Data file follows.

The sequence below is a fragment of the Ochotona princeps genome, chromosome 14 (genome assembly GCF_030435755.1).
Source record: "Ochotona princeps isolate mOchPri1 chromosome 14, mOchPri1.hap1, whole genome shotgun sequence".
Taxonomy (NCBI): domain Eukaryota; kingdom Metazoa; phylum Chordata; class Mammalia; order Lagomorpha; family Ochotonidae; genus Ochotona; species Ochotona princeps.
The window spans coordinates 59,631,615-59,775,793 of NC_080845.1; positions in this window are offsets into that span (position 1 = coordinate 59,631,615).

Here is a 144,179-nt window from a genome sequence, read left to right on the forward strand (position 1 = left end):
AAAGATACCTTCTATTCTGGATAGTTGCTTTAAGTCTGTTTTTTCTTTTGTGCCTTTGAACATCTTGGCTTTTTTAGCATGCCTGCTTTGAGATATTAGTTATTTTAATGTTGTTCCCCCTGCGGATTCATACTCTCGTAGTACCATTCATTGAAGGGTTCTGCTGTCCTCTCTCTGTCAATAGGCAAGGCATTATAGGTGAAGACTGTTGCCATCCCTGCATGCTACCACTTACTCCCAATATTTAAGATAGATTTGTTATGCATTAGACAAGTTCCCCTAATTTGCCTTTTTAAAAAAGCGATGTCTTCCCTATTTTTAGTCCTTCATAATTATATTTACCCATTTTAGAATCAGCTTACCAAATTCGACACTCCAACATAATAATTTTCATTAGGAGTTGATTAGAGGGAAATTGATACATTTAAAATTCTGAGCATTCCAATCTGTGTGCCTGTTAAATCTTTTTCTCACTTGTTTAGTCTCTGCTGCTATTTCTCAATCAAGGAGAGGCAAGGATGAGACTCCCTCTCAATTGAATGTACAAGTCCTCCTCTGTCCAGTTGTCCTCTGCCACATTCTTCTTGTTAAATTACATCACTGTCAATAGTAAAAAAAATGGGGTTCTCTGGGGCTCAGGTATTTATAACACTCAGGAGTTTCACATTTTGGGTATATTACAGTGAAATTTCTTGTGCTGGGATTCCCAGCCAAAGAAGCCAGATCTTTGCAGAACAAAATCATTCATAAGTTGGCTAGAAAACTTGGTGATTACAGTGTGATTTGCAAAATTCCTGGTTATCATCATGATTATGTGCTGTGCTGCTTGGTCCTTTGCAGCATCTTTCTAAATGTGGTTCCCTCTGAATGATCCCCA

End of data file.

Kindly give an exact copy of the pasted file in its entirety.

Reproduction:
The sequence below is a fragment of the Ochotona princeps genome, chromosome 14 (genome assembly GCF_030435755.1).
Source record: "Ochotona princeps isolate mOchPri1 chromosome 14, mOchPri1.hap1, whole genome shotgun sequence".
Taxonomy (NCBI): domain Eukaryota; kingdom Metazoa; phylum Chordata; class Mammalia; order Lagomorpha; family Ochotonidae; genus Ochotona; species Ochotona princeps.
The window spans coordinates 59,631,615-59,775,793 of NC_080845.1; positions in this window are offsets into that span (position 1 = coordinate 59,631,615).

Here is a 144,179-nt window from a genome sequence, read left to right on the forward strand (position 1 = left end):
AAAGATACCTTCTATTCTGGATAGTTGCTTTAAGTCTGTTTTTTCTTTTGTGCCTTTGAACATCTTGGCTTTTTTAGCATGCCTGCTTTGAGATATTAGTTATTTTAATGTTGTTCCCCCTGCGGATTCATACTCTCGTAGTACCATTCATTGAAGGGTTCTGCTGTCCTCTCTCTGTCAATAGGCAAGGCATTATAGGTGAAGACTGTTGCCATCCCTGCATGCTACCACTTACTCCCAATATTTAAGATAGATTTGTTATGCATTAGACAAGTTCCCCTAATTTGCCTTTTTAAAAAAGCGATGTCTTCCCTATTTTTAGTCCTTCATAATTATATTTACCCATTTTAGAATCAGCTTACCAAATTCGACACTCCAACATAATAATTTTCATTAGGAGTTGATTAGAGGGAAATTGATACATTTAAAATTCTGAGCATTCCAATCTGTGTGCCTGTTAAATCTTTTTCTCACTTGTTTAGTCTCTGCTGCTATTTCTCAATCAAGGAGAGGCAAGGATGAGACTCCCTCTCAATTGAATGTACAAGTCCTCCTCTGTCCAGTTGTCCTCTGCCACATTCTTCTTGTTAAATTACATCACTGTCAATAGTAAAAAAAATGGGGTTCTCTGGGGCTCAGGTATTTATAACACTCAGGAGTTTCACATTTTGGGTATATTACAGTGAAATTTCTTGTGCTGGGATTCCCAGCCAAAGAAGCCAGATCTTTGCAGAACAAAATCATTCATAAGTTGGCTAGAAAACTTGGTGATTACAGTGTGATTTGCAAAATTCCTGGTTATCATCATGATTATGTGCTGTGCTGCTTGGTCCTTTGCAGCATCTTTCTAAATGTGGTTCCCTCTGAATGATCCCCA